Banning e-cigarette flavours and restricting the marketing of unhealthy food and beverages to children are vital to making our kids healthier adults.
The short and long-term health consequences of what people consume are dramatically different.
In the short term, indulge in something a little too much and you are likely to suffer for a day or two. But you can fix it by giving your body a little TLC.
In the long term, unhealthy behaviours eventually catch up to you with big consequences – personally and for our health system.
Federal government health policies also have two timelines – the short-term and the long-term. While short-term policies providing immediate results are popular, long-term policies are critical to ensure future generations grow up in an environment that protects their health to the greatest extent.
Successful long-term policies prevent the types of short-term challenges the government faces today, while ensuring a healthier population in the future. What better legacy could a government leave?
To their credit, the current federal government has recognized the need to make long-term policy decisions to improve the health of Canadians. Many of these initiatives have, laudably, received multi-party support, including enacting front-of-package nutrition labelling requirements which will make shopping for healthier food choices much easier.
But there is more the federal government can, and must, do to protect the health of Canada’s youth. We suggest starting with two vital policies addressing youth vaping and nutrition.
The first is to expand the proposed ban on e-cigarette flavours to include mint/menthol – an initiative that would help limit the attractiveness of vaping to young Canadians. Nine out of 10 young people cite flavours as an important reason why they started vaping and why they continue to do so. The allure of vaping flavours, the popularity of vaping among youth, and the nicotine addiction which occurs so rapidly are concerning due to the adverse health impacts associated with e-cigarettes.
Five provincial and territorial government have adopted or implemented policies that include mint/menthol in the flavours they prohibit, allowing only tobacco flavours to be sold.
The federal government is in the process of banning certain fruit and candy flavours, but has not included mint/menthol, which it must do to be truly effective in preventing young Canadians from starting to vape and becoming addicted to nicotine.
The second is finally making good on a long-standing promise: introducing regulations to restrict the marketing of unhealthy food and beverages to protect the health of children in Canada. This crucial element of the government’s long held healthy eating strategy has had a tortuous legislative journey, having been supported in 2019 by the House of Commons but never completing the process before that year’s federal election.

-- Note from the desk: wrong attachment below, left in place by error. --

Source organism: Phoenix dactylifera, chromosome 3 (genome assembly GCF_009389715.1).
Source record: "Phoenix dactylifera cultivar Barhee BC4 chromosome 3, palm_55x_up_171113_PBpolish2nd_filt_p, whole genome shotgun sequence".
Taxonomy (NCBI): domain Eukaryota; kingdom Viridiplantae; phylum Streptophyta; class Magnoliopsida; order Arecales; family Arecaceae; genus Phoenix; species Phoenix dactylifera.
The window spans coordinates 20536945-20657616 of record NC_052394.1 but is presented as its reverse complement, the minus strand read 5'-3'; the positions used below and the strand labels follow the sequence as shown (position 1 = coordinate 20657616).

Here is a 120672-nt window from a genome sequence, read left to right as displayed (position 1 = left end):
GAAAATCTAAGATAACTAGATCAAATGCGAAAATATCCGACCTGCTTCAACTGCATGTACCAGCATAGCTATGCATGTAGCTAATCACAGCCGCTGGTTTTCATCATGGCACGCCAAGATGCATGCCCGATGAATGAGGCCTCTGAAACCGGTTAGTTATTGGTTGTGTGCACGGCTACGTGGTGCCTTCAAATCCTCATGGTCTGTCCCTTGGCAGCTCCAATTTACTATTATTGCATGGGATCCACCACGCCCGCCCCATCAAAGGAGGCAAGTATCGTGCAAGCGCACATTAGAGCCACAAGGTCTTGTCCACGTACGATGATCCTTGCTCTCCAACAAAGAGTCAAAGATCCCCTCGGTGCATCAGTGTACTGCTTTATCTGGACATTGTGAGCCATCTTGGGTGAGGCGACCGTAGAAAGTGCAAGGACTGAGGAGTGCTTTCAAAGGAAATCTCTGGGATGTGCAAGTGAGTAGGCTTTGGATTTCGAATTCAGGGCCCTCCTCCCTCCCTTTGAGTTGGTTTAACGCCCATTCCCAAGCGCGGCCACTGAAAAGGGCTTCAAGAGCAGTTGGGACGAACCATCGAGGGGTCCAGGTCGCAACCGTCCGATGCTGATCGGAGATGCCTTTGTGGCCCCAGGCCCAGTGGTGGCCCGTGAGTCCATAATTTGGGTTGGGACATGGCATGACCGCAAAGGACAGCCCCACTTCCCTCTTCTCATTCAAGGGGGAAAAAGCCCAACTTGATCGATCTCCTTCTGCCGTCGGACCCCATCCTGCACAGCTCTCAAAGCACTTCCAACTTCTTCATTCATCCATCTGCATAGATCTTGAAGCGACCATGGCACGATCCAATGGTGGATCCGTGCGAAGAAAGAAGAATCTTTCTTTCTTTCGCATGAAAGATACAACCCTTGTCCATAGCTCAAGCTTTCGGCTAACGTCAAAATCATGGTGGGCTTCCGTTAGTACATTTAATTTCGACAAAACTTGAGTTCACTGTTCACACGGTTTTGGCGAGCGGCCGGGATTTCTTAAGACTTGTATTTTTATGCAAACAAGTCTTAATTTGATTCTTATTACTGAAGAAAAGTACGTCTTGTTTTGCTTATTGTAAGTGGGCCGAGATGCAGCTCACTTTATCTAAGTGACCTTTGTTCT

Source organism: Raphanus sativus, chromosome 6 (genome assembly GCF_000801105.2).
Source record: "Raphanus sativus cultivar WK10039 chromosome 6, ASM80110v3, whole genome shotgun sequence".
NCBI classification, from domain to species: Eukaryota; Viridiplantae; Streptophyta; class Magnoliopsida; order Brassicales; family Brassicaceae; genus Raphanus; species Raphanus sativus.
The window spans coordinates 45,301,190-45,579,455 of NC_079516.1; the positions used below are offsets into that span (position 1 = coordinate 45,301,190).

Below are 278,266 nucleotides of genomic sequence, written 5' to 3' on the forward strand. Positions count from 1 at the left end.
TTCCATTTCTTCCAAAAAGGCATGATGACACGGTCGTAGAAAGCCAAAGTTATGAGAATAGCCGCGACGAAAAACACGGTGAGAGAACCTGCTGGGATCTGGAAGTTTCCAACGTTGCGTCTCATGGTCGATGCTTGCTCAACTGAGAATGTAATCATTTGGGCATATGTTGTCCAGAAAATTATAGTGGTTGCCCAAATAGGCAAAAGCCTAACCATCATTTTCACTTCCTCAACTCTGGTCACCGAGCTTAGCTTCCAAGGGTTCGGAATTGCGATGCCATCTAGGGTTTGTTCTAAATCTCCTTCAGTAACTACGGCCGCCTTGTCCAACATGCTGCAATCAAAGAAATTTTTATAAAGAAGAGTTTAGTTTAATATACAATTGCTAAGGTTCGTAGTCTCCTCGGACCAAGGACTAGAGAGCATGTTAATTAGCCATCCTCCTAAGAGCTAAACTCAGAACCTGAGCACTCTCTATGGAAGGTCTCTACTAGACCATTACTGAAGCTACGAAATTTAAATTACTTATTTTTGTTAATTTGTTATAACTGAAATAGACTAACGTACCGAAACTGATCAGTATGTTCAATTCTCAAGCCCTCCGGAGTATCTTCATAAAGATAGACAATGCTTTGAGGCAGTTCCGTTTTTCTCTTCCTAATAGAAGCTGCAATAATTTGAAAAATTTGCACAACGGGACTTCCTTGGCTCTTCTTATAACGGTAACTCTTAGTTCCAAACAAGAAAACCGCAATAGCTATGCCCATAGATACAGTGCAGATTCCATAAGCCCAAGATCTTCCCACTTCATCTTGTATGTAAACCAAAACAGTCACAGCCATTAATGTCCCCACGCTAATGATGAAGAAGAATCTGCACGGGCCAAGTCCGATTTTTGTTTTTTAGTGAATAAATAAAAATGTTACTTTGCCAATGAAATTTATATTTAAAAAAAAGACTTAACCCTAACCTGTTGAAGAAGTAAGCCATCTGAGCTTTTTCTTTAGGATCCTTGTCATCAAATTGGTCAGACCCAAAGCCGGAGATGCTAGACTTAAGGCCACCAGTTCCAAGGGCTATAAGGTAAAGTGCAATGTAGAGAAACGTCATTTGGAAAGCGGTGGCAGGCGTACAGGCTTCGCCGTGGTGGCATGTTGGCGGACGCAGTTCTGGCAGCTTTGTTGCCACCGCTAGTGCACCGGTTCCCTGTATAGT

We are in a long-term epidemic of poor dietary health for our kids, fueled by ultra-processed foods and sugary drinks and driven in large part by their daily, unrelenting exposure to marketing of unhealthy food and beverages across all media in many settings.
The marketing of unhealthy food and beverages, often using attractive and well-known cartoon characters or mascots, increases our children’s vulnerability to wanting, even demanding, these products. It is an onslaught against which even the most determined parent can be found wanting.
It is time to speak up for our kids and prevent them from being unfairly influenced by food marketers – we have a duty to protect them.
The government must introduce comprehensive regulations restricting the marketing of food and beverages high in sodium, sugars and saturated fat to children under 13 years by this fall, as committed to by Health Canada. Industry self-regulation simply is not sufficient to control this marketing onslaught.
Improving the health of Canadians is a big effort. It takes immediate short-term measures such as increasing health funding to meet urgent needs, but we also have to play the long game. We need to make policy decisions today, particularly those affecting the long-term health of our children, that will have a big positive impact on their health, and our health system, for years to come.
Andrew Pipe, MD, is a board member with Heart & Stroke and a clinical researcher at the University of Ottawa. He has been described as Canada’s foremost expert on smoking cessation and the former chief of the division of Prevention and Rehabilitation at the University of Ottawa Heart Institute.
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Source: Quoi Media